With his 16th album in as many years, Ryan Adams still has something to say with ‘Prisoner’.
One might question what Ryan Adams might still have left to offer on his 16th full length studio release, especially so when it follows his infamous and controversial song-for-song cover of the entirety of Taylor Swift’s 1989 album. Naturally, Prisoner is yet another collection of Adams’ songs of sorrow, this one following his 2015 divorce from actress Mandy Moore. The result is poignant and commendably straightforward at its best, and excruciatingly standard at its worst.
The American singer-songwriter’s career and output could be described as prolific, without sounding cynical, and excessive if you are being honest. Sixteen alt-country albums in as many years speaks volumes either about the thought put into each release or the general songwriting process of the genre, particularly as his career highlights Heartbreaker and Gold are both at least 15 years behind him. The typical verse-chorus-verse-chorus structures or the G-chord, D-chord, A-chord guitar led songs are not exactly flipped on their head here. By album sixteen, it is fairly obvious that Adams is more interested in expressing his personal issues the best way he knows how, rather than breaking new ground.
Prisoner is exactly what you would expect from another in a long line of Ryan Adams’ albums, but also, strangely new in comparison to the artist’s previous efforts. It achieves a seamlessness and a continuity, a state of mind, that a lot of his previous work failed to articulate. Perhaps having a singular dramatic event to latch on to did him a favour. Adam’s disposition is clear right from the opening track. I found myself getting into the groove of opening track ‘Do You Still Love Me?’ and even humming along to the admittedly trite chorus of “Do you still love me, babe?”. Though it is a one-of-a-kind song on the album, being the only one with a full band backing. A weird choice, considering how the structure and tempo of a lot of the other songs on the album lend themselves perfectly to full orchestration. For example, the current arrangement of ‘Tightrope’ of two guitars, snapping fingers and the random saxophone ends up sounding like an unfinished demo tape.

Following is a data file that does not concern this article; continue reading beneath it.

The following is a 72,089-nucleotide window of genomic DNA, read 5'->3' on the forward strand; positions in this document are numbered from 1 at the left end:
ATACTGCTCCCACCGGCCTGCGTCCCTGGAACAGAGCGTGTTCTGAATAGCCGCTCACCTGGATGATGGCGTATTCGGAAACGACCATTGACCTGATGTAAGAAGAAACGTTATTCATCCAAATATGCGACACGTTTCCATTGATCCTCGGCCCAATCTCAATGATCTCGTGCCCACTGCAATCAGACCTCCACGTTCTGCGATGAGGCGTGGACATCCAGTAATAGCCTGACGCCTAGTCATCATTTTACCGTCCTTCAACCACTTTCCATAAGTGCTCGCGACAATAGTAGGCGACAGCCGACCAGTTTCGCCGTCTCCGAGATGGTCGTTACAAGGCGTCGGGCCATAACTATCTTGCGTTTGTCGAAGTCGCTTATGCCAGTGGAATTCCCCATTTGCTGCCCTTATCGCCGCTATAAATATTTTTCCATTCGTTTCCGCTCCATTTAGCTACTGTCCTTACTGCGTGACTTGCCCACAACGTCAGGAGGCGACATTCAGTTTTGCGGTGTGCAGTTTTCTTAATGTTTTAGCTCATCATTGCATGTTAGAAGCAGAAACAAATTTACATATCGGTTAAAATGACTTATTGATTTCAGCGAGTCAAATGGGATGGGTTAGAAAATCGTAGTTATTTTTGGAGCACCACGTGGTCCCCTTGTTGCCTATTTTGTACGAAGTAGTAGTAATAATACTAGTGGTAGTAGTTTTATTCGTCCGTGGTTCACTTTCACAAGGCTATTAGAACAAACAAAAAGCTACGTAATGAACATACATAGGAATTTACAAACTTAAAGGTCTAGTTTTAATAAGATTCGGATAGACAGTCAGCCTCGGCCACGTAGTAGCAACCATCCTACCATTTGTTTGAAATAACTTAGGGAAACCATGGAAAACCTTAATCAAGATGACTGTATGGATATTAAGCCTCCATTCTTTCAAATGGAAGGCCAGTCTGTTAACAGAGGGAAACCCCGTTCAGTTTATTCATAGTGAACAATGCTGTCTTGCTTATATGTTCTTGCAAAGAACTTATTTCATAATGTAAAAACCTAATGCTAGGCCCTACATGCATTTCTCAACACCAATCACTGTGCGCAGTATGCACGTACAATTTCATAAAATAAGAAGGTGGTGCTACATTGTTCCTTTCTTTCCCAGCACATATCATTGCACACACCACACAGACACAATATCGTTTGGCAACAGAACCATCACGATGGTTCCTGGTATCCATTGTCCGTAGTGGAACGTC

The following songs veer a bit more towards the country end of the spectrum than the opening track. And even as someone with a general dislike for the genre, I could not bring myself to hate any of them. The album definitely has some decently sorrowful heartbreak songs in the form of ‘Shiver And Shake’ and ‘Anything I Say To You Now’. The former sounding like Band Of Horses after a week-long bender and the latter like a Smiths B-side. However, eschewing metaphors and wordplay for blunt, non-pretentious lyrics as a show of candour is a fine line to walk. While Adams succeeds in this regard on a certain level, some of the songs did end up having excruciatingly bad lyricisms, such as “Thorn in my side / Pain I can’t hide / Diamonds that won’t shine / Oh, my soul is black as coal” in ‘Breakdown’. You would expect a solo singer-songwriter who, on his however brief downtime released not one, but two, poetry books, to do better.
Overall, Prisoner is a record that long-term fans will definitely enjoy. The cohesion is a definite plus and the candid approach definitely has some innate likeability to it. The record is definitely a success in terms of Ryan Adams’ discography, but ultimately unremarkable within a broader context. (6/10) (Ellie Wolf)
Listen to Prisoner here via Spotify, and tell us what you think below!
Tags: album, Blue Note, Ellie Wolf, Pax Am, Prisoner, review, Ryan Adams
Currently studying Mathematics and Music at Leeds University. Generally a fan of all things musical, cultural, and pretentious. Values aesthetic way too much.
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